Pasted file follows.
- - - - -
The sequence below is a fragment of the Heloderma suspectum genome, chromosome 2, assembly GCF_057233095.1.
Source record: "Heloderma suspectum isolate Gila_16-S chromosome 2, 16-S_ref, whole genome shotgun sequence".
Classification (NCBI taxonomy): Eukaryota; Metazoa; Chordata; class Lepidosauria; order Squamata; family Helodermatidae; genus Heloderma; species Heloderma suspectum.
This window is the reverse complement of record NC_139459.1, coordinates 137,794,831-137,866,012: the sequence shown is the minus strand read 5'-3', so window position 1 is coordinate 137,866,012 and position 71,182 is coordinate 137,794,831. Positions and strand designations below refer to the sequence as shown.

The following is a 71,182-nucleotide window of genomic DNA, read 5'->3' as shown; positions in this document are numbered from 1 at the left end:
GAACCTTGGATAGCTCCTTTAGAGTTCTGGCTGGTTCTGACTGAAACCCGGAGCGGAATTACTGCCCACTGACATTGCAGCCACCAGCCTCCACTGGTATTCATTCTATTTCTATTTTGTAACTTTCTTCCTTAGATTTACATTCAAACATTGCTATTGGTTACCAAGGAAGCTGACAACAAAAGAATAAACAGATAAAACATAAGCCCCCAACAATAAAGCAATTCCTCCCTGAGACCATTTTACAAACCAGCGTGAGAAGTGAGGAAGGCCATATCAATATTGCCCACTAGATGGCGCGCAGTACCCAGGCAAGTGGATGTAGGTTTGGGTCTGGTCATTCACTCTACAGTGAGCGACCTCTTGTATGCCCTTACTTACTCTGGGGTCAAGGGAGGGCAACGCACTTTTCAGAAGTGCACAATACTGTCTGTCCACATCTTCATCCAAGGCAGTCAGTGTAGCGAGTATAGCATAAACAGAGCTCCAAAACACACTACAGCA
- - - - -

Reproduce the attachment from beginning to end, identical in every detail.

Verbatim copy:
The sequence below is a fragment of the Heloderma suspectum genome, chromosome 2, assembly GCF_057233095.1.
Source record: "Heloderma suspectum isolate Gila_16-S chromosome 2, 16-S_ref, whole genome shotgun sequence".
Classification (NCBI taxonomy): Eukaryota; Metazoa; Chordata; class Lepidosauria; order Squamata; family Helodermatidae; genus Heloderma; species Heloderma suspectum.
This window is the reverse complement of record NC_139459.1, coordinates 137,794,831-137,866,012: the sequence shown is the minus strand read 5'-3', so window position 1 is coordinate 137,866,012 and position 71,182 is coordinate 137,794,831. Positions and strand designations below refer to the sequence as shown.

The following is a 71,182-nucleotide window of genomic DNA, read 5'->3' as shown; positions in this document are numbered from 1 at the left end:
GAACCTTGGATAGCTCCTTTAGAGTTCTGGCTGGTTCTGACTGAAACCCGGAGCGGAATTACTGCCCACTGACATTGCAGCCACCAGCCTCCACTGGTATTCATTCTATTTCTATTTTGTAACTTTCTTCCTTAGATTTACATTCAAACATTGCTATTGGTTACCAAGGAAGCTGACAACAAAAGAATAAACAGATAAAACATAAGCCCCCAACAATAAAGCAATTCCTCCCTGAGACCATTTTACAAACCAGCGTGAGAAGTGAGGAAGGCCATATCAATATTGCCCACTAGATGGCGCGCAGTACCCAGGCAAGTGGATGTAGGTTTGGGTCTGGTCATTCACTCTACAGTGAGCGACCTCTTGTATGCCCTTACTTACTCTGGGGTCAAGGGAGGGCAACGCACTTTTCAGAAGTGCACAATACTGTCTGTCCACATCTTCATCCAAGGCAGTCAGTGTAGCGAGTATAGCATAAACAGAGCTCCAAAACACACTACAGCA